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Cockroaches Munched on Dinosaur Poop

cockroach preserved in amber
A preserved cockroach that died in the act of pooping. The fossilized excrement is shown in panels D and E. (Image credit: <a href="http://www.plosone.org/article/info:doi/10.1371/journal.pone.0080560">PLOS ONE</a>)

Scientists now have an answer to a question you never knew you had: What happened to all the dinosaur dung? Cockroaches vacuumed it up, a new study suggests. One animal's waste is another animal's gourmet meal.

Researchers from the Slovak Academy of Sciences in Slovakia stumbled on the finding by accident while researching the diet of ancient cockroaches in the now-extinct Blattulidae family. Using sophisticated imaging methods, they found particles of wood inside the roach's gut that they think came from dinosaur feces.

"Dinosaurs undoubtedly produced huge quantities of excrements," the researchers wrote in the study, detailed Dec. 4 in the journal PLOS ONE. "Although appearing trivial, cockroaches, one of the dominant insect orders during the Mesozoic were never examined as representing top candidates for partial processors of dinosaur dung." 

Dung beetles and quickly maturing flies were rare during most of the Mesozoic (about 250 million to 65 million years ago). But ancient cockroaches roamed the Earth around the same time as herbivorous dinosaurs. [Image Gallery: 25 Amazing Ancient Beasts]

Using a method called synchrotron X-ray microtomography, the researchers created a virtual 3D version of a fossilized cockroach preserved in a piece of amber in Lebanon dating from the Lower Cretaceous (about 120 million years ago). The unfortunate roach expired in the act of relieving itself, leaving a partially extruded piece of fossilized poop, known as a coprolite, that contained bits of wood.

The wood particles had smooth edges, suggesting the roach didn't chew them. And the insect's digestive system wasn't capable of decomposing the wood. The most likely explanation, the researchers concluded, was that the roach ate some poop from an herbivorous dinosaur.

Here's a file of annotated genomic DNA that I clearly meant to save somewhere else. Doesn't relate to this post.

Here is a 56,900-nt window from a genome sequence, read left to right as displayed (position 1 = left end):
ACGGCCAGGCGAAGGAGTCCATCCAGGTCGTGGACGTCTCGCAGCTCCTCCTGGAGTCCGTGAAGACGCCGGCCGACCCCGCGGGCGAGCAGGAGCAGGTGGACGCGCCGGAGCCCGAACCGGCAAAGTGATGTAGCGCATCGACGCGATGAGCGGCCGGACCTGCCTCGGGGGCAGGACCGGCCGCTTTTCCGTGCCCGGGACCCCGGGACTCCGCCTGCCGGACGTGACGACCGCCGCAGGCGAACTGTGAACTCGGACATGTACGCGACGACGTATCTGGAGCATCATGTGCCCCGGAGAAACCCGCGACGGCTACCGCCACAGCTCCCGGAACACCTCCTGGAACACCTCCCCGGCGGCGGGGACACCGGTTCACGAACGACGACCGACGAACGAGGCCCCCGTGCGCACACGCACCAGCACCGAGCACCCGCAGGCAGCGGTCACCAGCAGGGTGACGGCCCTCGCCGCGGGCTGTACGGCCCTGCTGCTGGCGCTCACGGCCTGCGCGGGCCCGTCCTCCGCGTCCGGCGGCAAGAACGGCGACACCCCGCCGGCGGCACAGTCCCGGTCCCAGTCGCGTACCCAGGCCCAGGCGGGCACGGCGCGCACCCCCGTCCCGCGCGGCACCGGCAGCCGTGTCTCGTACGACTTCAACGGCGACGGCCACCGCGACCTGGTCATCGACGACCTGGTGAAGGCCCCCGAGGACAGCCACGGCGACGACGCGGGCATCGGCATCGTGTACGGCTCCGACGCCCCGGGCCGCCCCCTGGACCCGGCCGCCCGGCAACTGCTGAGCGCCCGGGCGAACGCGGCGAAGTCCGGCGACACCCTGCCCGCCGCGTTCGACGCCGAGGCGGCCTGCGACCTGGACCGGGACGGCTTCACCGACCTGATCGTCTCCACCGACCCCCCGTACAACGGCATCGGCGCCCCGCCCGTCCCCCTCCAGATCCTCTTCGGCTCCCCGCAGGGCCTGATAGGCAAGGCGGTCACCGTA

Other fossilized species of cockroaches have been found with undigested carbon-based debris in their guts, but only the bowel of the Blattulidae specimen contained wood. Members of the Blattulidae family represented about 1 percent of all insects and more than 30 percent of cockroaches alive during the Mesozoic, and probably co-existed with a dominant vertebrate group such as sauropod dinosaurs, the researchers said.

The roaches lost their food source when their suppliers went extinct. But the insects haven't lost their taste for waste: Some modern cockroach species dine on the poop of bats and dinosaurs' descendents, birds.

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Tanya Lewis
Tanya was a staff writer for Live Science from 2013 to 2015, covering a wide array of topics, ranging from neuroscience to robotics to strange/cute animals. She received a graduate certificate in science communication from the University of California, Santa Cruz, and a bachelor of science in biomedical engineering from Brown University. She has previously written for Science News, Wired, The Santa Cruz Sentinel, the radio show Big Picture Science and other places. Tanya has lived on a tropical island, witnessed volcanic eruptions and flown in zero gravity (without losing her lunch!). To find out what her latest project is, you can visit her website.